Much of the research suggests that pesticides can decrease earthworm population density and impact their physiology and behavior. However, the impact that pesticides have on earthworms depends on several factors, including the specific chemical compound, concentration of the compound, earthworm ecological class, activity levels of the earthworm, and the vertical distribution of earthworms during application. 

Although research on the direct and indirect effects of different classes of pesticides on earthworms is somewhat limited, insecticides appear to effect mortality most strongly, whereas fungicides appear to impact reproduction to a greater degree.

The pesticide families reported to be most harmful to earthworms include nicotinoide, carbamate, and oganophosphate insecticides; strobilurin and triazol fungicides; and sulfonylureas herbicides. However, studies showed that glyphosate (Roundup) did not significantly harm earthworms.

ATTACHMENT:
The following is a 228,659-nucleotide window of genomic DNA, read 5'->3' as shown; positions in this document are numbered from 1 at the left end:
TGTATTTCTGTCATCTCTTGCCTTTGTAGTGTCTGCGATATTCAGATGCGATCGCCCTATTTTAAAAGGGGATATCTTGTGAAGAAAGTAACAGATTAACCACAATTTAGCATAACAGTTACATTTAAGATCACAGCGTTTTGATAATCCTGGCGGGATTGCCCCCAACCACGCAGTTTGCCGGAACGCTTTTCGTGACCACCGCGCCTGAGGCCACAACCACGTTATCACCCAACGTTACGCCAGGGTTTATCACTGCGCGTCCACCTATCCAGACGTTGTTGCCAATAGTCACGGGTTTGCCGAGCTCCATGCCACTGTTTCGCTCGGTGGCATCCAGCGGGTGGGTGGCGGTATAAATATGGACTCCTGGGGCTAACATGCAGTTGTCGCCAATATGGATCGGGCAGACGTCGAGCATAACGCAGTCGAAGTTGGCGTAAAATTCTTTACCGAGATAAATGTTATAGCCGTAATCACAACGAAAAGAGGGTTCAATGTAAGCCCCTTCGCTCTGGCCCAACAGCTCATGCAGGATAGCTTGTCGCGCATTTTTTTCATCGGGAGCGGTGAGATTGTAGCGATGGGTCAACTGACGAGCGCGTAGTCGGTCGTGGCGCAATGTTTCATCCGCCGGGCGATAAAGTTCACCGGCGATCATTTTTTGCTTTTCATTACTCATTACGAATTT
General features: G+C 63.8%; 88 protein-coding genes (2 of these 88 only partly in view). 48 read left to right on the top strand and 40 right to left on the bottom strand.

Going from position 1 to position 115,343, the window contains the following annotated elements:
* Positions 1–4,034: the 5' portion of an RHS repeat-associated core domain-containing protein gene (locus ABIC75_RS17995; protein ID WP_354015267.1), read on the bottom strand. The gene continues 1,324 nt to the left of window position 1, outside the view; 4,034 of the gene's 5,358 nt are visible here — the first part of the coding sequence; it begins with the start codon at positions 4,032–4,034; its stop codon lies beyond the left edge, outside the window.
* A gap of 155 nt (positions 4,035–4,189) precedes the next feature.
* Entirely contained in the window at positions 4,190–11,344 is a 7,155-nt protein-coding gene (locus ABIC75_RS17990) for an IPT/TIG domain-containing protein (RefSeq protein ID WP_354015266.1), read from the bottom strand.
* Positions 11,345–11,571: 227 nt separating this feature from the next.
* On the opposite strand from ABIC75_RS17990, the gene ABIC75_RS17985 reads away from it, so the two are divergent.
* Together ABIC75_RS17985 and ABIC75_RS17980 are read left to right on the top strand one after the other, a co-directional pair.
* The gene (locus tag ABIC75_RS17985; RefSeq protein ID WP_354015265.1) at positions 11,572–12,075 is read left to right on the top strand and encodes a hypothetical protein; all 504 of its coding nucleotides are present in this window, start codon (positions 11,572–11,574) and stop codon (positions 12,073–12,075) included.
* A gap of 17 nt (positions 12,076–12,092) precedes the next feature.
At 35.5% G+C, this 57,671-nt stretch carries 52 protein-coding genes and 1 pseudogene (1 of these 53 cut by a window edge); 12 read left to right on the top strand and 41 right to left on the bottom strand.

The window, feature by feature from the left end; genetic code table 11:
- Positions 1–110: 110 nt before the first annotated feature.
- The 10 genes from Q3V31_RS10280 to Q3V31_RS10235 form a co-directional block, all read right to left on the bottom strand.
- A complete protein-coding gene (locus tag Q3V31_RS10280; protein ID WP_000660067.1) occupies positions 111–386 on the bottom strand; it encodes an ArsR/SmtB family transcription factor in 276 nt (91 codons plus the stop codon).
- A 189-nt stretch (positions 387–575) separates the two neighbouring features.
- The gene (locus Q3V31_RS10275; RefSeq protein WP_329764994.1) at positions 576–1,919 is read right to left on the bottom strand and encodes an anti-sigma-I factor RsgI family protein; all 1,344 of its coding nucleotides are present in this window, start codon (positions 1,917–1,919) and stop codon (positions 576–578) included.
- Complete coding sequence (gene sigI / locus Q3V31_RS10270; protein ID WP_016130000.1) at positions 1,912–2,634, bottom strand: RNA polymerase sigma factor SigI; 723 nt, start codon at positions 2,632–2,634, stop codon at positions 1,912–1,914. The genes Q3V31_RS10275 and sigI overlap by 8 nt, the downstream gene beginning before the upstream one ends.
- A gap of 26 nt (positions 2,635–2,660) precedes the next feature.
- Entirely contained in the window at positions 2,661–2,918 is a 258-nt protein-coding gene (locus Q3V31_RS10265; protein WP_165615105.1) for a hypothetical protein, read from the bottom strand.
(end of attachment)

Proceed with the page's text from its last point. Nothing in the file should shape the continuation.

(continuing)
Earthworms are important to the proper function of soils and in the cycling of organic matter to release nutrients for plant growth.

An understanding of earthworm population size, number of years that active populations have existed, and types of earthworm species present in a field can help agricultural producers estimate potential impacts to the soil environment. 

Reducing tillage, returning crop biomass to the soil, and minimizing the use of pesticides known to be harmful are management practices that can help support healthy populations of earthworms.

Sources:

Earthworms and Their Importance to Agricultural Soils in the Inland Pacific Northwest, by Kendall B. Kahl, Jodi L. Johnson-Maynard.

Earthworms, by Clive A. Edwards, The Ohio State University.